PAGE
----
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December 08, 2016
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Why we fish

The most captivating way I know to embrace nature and immerse yourself in another reality is to slip into a river or to jump in a boat and go fishin’. Just going fishing is its own reward.

Now some of us get the fishing bug more seriously than others. For some, the occasional toss of a bobber or chucking a plug a couple of times is quite enough fun. (An occasional fish or two doesn’t hurt either.) At the other extreme, are those whose life is focused and centered on fishing, when a day without fishing is downright painful, when, if you can’t get on the water, you reread “Land of Little Rivers” or “Old Man and the Sea” for the umpteenth time. Anyone so afflicted looks forward to one event every so often that will forever remain etched in memory. It could be getting your first salmon, or your first big trout. Who would ever forget a fine trout taken on bamboo on a beautiful spring day on the Beaverkill? Sometimes it’s the first fish for a child or grandchild of yours, or maybe a fishing expedition somewhere that works out just as hoped and planned.

This season I had a wonderful memory moment while fishing the Lackawaxen River nearby my home across the Roebling Aqueduct at the Delaware River. I fly fish this river often. It offers many named holes and runs to choose from.

Naturally, I have a favorite spot, and of course, in keeping with fishing custom and tradition, I am not going to name it here. We never want to talk about our secret spot as it may quickly become invaded by a horde of one or two other fishermen. I have fished my favorite spot a dozen or more times every year for the past 20 years. I seek the river after the travails of the day. Sometimes in June, I don’t get to the river until late, but I always stay at least a half hour after dark.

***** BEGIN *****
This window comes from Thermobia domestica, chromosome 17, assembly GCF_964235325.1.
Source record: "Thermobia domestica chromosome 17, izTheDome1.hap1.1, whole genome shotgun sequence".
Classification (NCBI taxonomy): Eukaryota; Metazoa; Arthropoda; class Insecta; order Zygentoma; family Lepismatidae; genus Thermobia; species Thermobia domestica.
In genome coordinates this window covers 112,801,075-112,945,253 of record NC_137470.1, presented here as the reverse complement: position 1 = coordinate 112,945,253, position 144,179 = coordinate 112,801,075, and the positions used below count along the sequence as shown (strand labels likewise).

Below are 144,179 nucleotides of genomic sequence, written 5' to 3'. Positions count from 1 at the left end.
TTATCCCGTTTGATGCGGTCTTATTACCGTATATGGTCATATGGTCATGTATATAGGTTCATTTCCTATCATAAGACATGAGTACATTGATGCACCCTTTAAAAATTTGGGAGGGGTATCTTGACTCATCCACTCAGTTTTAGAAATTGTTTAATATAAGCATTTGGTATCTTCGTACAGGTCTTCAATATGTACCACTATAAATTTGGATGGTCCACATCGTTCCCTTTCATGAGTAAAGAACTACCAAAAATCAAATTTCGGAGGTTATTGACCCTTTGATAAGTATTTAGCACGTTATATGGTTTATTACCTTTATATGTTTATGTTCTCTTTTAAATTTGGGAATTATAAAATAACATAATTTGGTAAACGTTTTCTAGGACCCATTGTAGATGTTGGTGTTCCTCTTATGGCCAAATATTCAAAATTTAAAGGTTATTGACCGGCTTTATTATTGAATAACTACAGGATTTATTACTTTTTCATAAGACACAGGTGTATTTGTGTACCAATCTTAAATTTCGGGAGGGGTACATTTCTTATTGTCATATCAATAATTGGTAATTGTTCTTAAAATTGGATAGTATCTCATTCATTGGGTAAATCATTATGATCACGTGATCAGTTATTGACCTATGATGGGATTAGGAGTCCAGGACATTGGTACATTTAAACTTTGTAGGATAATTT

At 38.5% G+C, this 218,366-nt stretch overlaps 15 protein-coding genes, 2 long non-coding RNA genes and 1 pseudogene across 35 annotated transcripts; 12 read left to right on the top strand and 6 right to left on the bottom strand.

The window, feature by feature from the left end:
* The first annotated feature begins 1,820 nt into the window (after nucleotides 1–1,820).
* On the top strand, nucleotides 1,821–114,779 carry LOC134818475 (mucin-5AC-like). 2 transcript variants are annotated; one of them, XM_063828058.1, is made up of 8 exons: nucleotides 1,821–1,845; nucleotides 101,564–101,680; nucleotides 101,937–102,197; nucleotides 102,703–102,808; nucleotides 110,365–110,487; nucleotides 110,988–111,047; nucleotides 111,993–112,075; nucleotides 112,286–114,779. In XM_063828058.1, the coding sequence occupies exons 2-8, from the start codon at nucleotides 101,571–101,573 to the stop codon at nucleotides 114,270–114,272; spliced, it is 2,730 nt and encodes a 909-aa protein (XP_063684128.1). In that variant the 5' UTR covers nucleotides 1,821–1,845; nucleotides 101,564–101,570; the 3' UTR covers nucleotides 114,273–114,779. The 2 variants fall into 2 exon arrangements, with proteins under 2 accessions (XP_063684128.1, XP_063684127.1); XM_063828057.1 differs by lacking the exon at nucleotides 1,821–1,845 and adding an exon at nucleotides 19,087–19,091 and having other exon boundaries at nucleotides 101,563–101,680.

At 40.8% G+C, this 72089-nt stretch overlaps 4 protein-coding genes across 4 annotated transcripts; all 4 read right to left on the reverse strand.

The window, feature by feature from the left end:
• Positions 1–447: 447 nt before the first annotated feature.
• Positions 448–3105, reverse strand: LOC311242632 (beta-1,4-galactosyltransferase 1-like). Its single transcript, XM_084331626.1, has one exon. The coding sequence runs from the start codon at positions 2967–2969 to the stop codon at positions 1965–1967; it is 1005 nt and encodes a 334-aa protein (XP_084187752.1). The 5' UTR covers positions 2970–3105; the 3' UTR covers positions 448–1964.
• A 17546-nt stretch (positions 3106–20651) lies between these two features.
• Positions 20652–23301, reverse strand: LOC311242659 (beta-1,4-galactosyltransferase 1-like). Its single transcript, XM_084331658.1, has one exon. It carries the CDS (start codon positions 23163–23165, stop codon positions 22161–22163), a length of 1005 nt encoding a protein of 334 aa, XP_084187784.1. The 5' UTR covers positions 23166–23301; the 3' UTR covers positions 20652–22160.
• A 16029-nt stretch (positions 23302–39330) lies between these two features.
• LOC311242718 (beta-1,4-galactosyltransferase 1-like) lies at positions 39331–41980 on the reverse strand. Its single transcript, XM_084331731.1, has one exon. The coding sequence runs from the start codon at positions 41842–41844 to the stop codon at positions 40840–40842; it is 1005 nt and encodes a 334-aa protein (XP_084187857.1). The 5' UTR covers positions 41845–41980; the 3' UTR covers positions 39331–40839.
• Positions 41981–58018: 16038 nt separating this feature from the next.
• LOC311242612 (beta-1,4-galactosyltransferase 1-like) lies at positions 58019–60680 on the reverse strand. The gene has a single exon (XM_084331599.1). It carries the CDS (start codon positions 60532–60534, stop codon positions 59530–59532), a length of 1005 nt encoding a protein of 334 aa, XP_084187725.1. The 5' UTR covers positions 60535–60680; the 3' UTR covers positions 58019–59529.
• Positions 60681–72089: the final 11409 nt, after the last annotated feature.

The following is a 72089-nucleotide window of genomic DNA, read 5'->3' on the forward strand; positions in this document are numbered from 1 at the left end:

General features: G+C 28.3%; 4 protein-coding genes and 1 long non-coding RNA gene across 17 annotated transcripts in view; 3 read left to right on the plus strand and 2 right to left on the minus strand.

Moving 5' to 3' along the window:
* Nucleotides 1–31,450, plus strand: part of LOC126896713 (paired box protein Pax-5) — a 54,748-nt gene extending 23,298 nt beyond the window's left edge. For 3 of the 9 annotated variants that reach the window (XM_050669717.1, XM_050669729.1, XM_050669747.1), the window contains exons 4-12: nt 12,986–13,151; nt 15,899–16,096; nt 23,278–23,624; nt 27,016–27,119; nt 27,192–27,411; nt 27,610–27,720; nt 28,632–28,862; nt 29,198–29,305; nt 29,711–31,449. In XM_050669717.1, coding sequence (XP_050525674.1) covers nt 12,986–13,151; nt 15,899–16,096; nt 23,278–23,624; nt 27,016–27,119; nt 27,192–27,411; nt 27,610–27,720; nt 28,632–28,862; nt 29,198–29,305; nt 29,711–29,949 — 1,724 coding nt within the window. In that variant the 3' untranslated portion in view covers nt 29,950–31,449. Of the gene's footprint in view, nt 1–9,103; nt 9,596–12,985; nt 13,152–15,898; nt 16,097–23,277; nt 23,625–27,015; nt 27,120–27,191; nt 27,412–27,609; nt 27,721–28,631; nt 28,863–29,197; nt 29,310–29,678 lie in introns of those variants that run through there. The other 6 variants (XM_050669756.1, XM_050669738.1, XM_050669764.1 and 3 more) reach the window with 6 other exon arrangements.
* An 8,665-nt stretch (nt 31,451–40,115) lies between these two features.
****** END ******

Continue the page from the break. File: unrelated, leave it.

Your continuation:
Dark is the time of big brown trout. The old timers say “When you’re stoppin’ fishing is when you should just be startin”. So I do quite a bit of fishing in the dark, casting to faint movements and sounds with a White Wulff. As I shuffle around the pool in the dark, I have come to know the underwater terrain about as well as I know my own garden. Or at least, so I thought.

Recently, my son Josh and granddaughter Emma came up from Florida for a short visit. I had been away on the Salmon River, messin’ with King Salmon. When I got home, Josh had already honed in on the Lackawaxen and had taken some nice browns and rainbows. Off we go to my favorite hole, and eagle-eye Josh spots a riser and then another in a small braid of water on the other side, vastly out of range of all but a Joan Wulff or Steve Rajeff.

Josh very slowly and deliberately wades in and picks his way along the slippery bottom. He goes far beyond where I or anyone else ventures and comes upon a submerged rock cluster, which he very carefully clambered atop. In all those years, I never knew such a perch existed. From my vantage on the near shore, I could see the two trout rising regularly but certainly out of range. Josh stripped out more than half of his fly line, made a few calculations and false casts and settled his dry fly about two feet above the riser. When the fly drifted down in the bubble line, the trout sipped it in. It was a brookie, usually a rarity on the Lackawaxen. After releasing the trout, he again focused on the other riser even further upstream.

I watched his beautiful tight loops extend further and further up the center of the river, and then he directed his final cast at the left slipstream off a rock 70 feet away. The fly settled like a piece of down and the trout took. It was a lovely 17-inch brookie. I had just witnessed a sublime form of perfection, and my season was made. The student exceeded the mentor, and I was filled with joy. Normally, I would have scanned the lower pool for risers. Instead, I stood awhile, washed in the moment, and just smiled.

[Editor’s note: This is one of several guest columns, while TRR’s Clem Fullerton takes a hiatus from his column.]